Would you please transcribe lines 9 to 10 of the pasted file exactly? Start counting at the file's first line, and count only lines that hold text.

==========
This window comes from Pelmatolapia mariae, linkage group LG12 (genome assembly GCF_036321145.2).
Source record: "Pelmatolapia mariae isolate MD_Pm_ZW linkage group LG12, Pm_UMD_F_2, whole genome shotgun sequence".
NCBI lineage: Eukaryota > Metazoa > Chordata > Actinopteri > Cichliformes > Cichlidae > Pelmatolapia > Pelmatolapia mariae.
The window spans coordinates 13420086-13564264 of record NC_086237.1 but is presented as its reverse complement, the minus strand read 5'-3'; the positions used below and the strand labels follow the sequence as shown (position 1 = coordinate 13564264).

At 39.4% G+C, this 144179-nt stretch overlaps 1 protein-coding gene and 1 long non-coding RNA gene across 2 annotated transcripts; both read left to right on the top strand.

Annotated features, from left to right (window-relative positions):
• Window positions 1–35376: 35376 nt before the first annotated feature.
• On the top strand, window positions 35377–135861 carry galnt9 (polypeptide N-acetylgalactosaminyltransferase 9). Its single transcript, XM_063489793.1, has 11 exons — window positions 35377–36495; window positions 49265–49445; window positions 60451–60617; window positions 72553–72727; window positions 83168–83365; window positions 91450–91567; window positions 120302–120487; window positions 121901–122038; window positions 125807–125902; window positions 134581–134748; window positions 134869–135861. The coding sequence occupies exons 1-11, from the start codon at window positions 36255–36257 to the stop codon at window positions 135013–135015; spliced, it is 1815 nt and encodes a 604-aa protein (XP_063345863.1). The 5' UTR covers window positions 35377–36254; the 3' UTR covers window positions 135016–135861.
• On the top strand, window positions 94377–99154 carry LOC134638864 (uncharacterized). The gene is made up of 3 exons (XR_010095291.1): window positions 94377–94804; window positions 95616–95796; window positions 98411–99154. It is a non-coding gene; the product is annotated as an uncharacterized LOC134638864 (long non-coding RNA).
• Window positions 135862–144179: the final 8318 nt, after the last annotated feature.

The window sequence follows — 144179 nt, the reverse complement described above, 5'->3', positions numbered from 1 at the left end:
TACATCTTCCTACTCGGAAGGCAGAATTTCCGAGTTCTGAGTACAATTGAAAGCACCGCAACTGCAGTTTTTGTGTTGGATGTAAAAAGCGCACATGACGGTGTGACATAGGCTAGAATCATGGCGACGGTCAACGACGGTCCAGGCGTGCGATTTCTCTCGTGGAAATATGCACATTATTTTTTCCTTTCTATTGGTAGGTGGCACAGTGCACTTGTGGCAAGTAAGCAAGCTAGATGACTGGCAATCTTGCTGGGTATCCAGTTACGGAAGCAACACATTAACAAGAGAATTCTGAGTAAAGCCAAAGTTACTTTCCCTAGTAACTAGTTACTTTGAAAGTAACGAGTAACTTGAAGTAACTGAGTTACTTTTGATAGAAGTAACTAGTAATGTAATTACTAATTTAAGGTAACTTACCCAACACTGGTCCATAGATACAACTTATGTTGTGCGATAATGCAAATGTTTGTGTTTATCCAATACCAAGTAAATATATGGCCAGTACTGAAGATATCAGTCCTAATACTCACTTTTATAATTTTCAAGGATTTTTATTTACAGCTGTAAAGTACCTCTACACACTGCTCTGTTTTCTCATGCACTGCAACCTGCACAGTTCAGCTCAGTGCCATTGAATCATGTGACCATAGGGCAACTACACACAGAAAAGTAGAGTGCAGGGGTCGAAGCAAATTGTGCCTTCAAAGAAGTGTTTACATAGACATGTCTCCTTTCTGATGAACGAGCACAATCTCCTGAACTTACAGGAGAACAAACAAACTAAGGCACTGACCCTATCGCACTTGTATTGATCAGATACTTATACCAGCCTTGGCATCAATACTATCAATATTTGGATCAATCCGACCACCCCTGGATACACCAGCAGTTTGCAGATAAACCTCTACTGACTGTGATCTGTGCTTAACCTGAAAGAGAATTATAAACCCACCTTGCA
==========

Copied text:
• On the top strand, window positions 94377–99154 carry LOC134638864 (uncharacterized). The gene is made up of 3 exons (XR_010095291.1): window positions 94377–94804; window positions 95616–95796; window positions 98411–99154. It is a non-coding gene; the product is annotated as an uncharacterized LOC134638864 (long non-coding RNA).
• Window positions 135862–144179: the final 8318 nt, after the last annotated feature.